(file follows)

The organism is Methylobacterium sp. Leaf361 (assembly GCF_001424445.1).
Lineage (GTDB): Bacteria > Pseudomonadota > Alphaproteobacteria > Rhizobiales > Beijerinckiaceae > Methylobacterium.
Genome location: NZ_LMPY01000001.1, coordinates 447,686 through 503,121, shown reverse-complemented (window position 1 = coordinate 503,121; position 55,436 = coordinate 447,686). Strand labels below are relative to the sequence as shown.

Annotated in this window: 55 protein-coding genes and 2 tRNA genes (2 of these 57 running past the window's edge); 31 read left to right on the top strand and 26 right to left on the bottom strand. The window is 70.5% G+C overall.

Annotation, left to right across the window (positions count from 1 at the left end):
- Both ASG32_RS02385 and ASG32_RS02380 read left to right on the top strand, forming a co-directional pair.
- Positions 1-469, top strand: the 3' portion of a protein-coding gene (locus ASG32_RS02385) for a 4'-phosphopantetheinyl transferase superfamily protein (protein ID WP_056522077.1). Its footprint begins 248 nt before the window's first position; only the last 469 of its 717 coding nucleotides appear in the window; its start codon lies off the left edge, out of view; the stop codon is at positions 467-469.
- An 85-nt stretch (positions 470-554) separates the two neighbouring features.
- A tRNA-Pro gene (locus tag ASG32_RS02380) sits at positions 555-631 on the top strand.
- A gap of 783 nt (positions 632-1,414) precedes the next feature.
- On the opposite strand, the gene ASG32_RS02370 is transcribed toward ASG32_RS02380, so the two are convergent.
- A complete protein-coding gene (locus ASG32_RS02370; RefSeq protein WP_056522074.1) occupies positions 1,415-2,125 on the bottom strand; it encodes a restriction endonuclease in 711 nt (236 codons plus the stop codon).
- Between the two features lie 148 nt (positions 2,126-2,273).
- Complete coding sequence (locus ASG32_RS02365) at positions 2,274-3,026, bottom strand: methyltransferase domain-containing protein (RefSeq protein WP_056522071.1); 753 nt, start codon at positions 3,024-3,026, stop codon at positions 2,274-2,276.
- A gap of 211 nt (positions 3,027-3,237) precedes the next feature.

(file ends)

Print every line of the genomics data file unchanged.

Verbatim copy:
The organism is Methylobacterium sp. Leaf361 (assembly GCF_001424445.1).
Lineage (GTDB): Bacteria > Pseudomonadota > Alphaproteobacteria > Rhizobiales > Beijerinckiaceae > Methylobacterium.
Genome location: NZ_LMPY01000001.1, coordinates 447,686 through 503,121, shown reverse-complemented (window position 1 = coordinate 503,121; position 55,436 = coordinate 447,686). Strand labels below are relative to the sequence as shown.

Annotated in this window: 55 protein-coding genes and 2 tRNA genes (2 of these 57 running past the window's edge); 31 read left to right on the top strand and 26 right to left on the bottom strand. The window is 70.5% G+C overall.

Annotation, left to right across the window (positions count from 1 at the left end):
- Both ASG32_RS02385 and ASG32_RS02380 read left to right on the top strand, forming a co-directional pair.
- Positions 1-469, top strand: the 3' portion of a protein-coding gene (locus ASG32_RS02385) for a 4'-phosphopantetheinyl transferase superfamily protein (protein ID WP_056522077.1). Its footprint begins 248 nt before the window's first position; only the last 469 of its 717 coding nucleotides appear in the window; its start codon lies off the left edge, out of view; the stop codon is at positions 467-469.
- An 85-nt stretch (positions 470-554) separates the two neighbouring features.
- A tRNA-Pro gene (locus tag ASG32_RS02380) sits at positions 555-631 on the top strand.
- A gap of 783 nt (positions 632-1,414) precedes the next feature.
- On the opposite strand, the gene ASG32_RS02370 is transcribed toward ASG32_RS02380, so the two are convergent.
- A complete protein-coding gene (locus ASG32_RS02370; RefSeq protein WP_056522074.1) occupies positions 1,415-2,125 on the bottom strand; it encodes a restriction endonuclease in 711 nt (236 codons plus the stop codon).
- Between the two features lie 148 nt (positions 2,126-2,273).
- Complete coding sequence (locus ASG32_RS02365) at positions 2,274-3,026, bottom strand: methyltransferase domain-containing protein (RefSeq protein WP_056522071.1); 753 nt, start codon at positions 3,024-3,026, stop codon at positions 2,274-2,276.
- A gap of 211 nt (positions 3,027-3,237) precedes the next feature.